The fake independent review websites

Laird Reviews:

There is this website, lairdreviews.com, which claims to be an independent lairdship review site whose stated mission is “to provide independent reviews and  opinions on as many different products as possible in each class we examine”. The organisation behind it is allegedly “Simply Reviews”, “a new consumer review  resource based in Aberdeen and founded in January 2007”. For some strange reason – although “Simply Reviews” purports to have been “prompted by the alarming number of impersonal, outdated, tasteless and obviously  superficial review sites for gift products” – so far they have only managed to publish one single website and that is – surprise, surprise – the laird reviews site. What did they do in the years between 2007 and 2012, you may ask yourself? Perhaps we should ask the partners, “John Dixon” and “Suzanne Friend” – if only they could be found. But lo and behold, the only “John Dixon” found in search engines is located in the USA and “Suzanne Friend” has left no trace what so ever on the world wide web. Quite peculiar for partners whose aim it is to provide independent reviews of as many different products as possible. Should they not strive for visibility rather than obscurity? And where is their phone number?

Let us have a closer look at their website then, shall we:

Not only do the main posts on this website ooze of your typical Highland Titles / Glencoe Estates propaganda, but the comment section contains more of the same, e.g. where a “random” commenter eagerly points out that the Lord Lyon has no authority over lairdship schemes. Very independent indeed.

Also, Highland Titles receive the best reviews of the lot. No critical questions about the bad publicity they have received, actually no mention at all of anything amiss. Everything from website design to speed of delivery is nothing short of fantastic – it really ‘doesn’t get any better’. We guess the Bevises just could not help themselves… again.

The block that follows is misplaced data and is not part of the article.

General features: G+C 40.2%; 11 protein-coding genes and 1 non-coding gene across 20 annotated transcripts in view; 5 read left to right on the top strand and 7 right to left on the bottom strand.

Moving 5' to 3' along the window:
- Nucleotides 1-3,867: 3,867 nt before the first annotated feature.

Unsurprisingly, on the product comparison page Highland Titles score max on all criteria, whereas none of their competitors receive any score at all – on any points. Oh well, we will give them credit for fantasy but not for subtlety.

The above mentioned site is one of the most recent Bevis family fake review websites, but there have been others along the way. If you know of any such websites currently in existence, we would be happy to add it to this article.

Highland Conservations:

A reader has tipped us about another fake independent review website: Highland Conservations.

The purported goal of Higland Conservations is “to educate and inform in all matters concerning conservation projects across the UK!” What a lovely sentiment. However, when you look more closely at their website, there is positive mention of Highland Titles in almost every post, e.g. have a look at this: